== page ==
Marketing / SEO

The only internal linking strategies you’ll need to build site authority

Serge Bezborodov

Updated: Dec 13, 2023 · 9 min read

Toolkit for download in this article

internal linking SEO

Whether external or internal, Google’s algorithms have always used links as a basis for gauging online authority, site structure hygiene, and online reputation. Yet, the SEO world has always been obsessed with strengthening their backlink or external link profile, often ignoring internal links.

Though external authoritative links are one of Google’s ranking factors, it’s important to pay attention to your site’s internal linking strategy too. In the absence of internal links, your website is nothing more than a bunch of loose sheets of paper on a desk—they will scatter around in no time without achieving the purpose for which they were created.

Internal links: The cornerstone of online authority building

Without a doubt, external links impress Google, which then rewards sites with a better ranking. The improved authority will also get more visitors to the site. But what's next? In the absence of a great internal link structure, your website will fall apart.

Besides, a robust internal linking strategy can help build a site in the following ways:

1. Optimizes your crawl budget

Internal links establish a SEO-friendly site architecture and spread link equity, making it easy for Google’s crawlers to find your pages.

Check out two examples of internal linking below. Search engine spiders will effortlessly browse through the relevant pages in the second case. Whereas, for the first one, they will not be able to reach pages ‘C’ and ‘D,’ regardless of what great content or keywords they hold.


Internal linking connects one webpage to other pages on the site, passing the link juice efficiently through the inner pages. So, having relevant internal links on your site helps Google’s bots to crawl these pages, thus improving the crawl ratio.

It’s evident from this graph that the percentage of unique URLs crawled by a bot (crawl ratio) increases with the number of internal links. Thus, more pages will be indexed by Google, fetching more SEO traffic.

An incompetent internal link build will not only affect your SEO ranking but also waste your crawl budget. Internal linking can help crawlers navigate all the important pages on your website and improve link equity.

2. Makes your website accessible

When a visitor browses through your site, they expect well-organized and clear pathways. A well-thought internal linking strategy allows you to add navigational links that improve site accessibility and usability.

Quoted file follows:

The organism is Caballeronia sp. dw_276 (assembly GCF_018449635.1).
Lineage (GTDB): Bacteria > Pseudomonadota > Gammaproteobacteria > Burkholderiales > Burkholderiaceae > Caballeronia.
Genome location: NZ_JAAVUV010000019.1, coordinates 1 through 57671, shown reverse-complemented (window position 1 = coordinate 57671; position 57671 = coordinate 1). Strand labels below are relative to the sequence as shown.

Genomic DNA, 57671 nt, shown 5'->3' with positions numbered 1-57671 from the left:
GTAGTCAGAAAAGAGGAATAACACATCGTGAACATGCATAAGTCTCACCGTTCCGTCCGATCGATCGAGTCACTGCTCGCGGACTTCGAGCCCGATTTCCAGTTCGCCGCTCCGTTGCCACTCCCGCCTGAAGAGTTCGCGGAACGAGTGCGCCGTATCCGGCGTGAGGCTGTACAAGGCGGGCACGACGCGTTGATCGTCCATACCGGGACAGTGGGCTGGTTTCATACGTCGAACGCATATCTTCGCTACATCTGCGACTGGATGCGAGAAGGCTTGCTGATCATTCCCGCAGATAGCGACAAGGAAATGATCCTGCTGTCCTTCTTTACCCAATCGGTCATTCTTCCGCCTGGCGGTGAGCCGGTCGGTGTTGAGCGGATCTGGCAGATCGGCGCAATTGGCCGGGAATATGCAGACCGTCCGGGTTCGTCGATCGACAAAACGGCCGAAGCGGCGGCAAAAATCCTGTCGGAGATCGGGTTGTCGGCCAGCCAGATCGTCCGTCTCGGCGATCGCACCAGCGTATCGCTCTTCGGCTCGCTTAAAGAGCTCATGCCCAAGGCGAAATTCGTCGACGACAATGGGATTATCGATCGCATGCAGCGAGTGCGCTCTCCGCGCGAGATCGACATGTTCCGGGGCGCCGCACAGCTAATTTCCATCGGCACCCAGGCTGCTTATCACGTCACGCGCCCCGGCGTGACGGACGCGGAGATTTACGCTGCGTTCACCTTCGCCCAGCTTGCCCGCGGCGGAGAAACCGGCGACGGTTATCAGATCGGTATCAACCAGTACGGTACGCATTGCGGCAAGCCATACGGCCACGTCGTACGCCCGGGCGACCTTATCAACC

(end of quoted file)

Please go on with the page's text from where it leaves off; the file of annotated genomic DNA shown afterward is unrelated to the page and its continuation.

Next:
Both types of internal links, navigational and contextual, help users navigate between relevant pages, thus improving your site’s UX.

3. Keeps the audience engaged

A content link connects thematically similar articles. This helps in keeping the visitor engaged on your site. For instance, adding an internal link in the form of a reference within the content or a ‘related post’ allows visitors to continue consuming your content. In a way, they're choosing to stay with you rather than wandering off to other websites. This greatly improves your site’s authority, reputation, and trustworthiness.

Check out any successful blog. You will see how they use internal content links to their advantage.


What goes into building a foolproof internal linking strategy?

1. Create an ideal internal link structure

A site’s content should ideally be structured like a pyramid, with the most important pages prioritized at the top and least important ones at the bottom. However, these pages should be linked based on their relevance and with the objective of facilitating ease of navigation.


Consider siloing the content by connecting all closely-related webpages with internal links. For instance, referring to the above image, it makes sense to link the product catalog to individual categories which will then be linked to individual product pages.

Creating such topic clusters will help crawlers better understand your pages, improve UX, and transfer more authority to the most important pages. Most importantly, siloing avoids diluting the link equity with pagination.

2. Prioritize contextual links

If you have multiple posts that are contextually related to a certain topic, consider linking them, either through a relevant anchor text in your copy or by adding it as a 'related post.' This will not only help in engaging your readers but also tell Google of your expertise on the topic, thus improving your authority.

Moreover, if one of these contextual-related posts is your pillar post, add a link to this post in each of the other posts, signaling its importance to Google.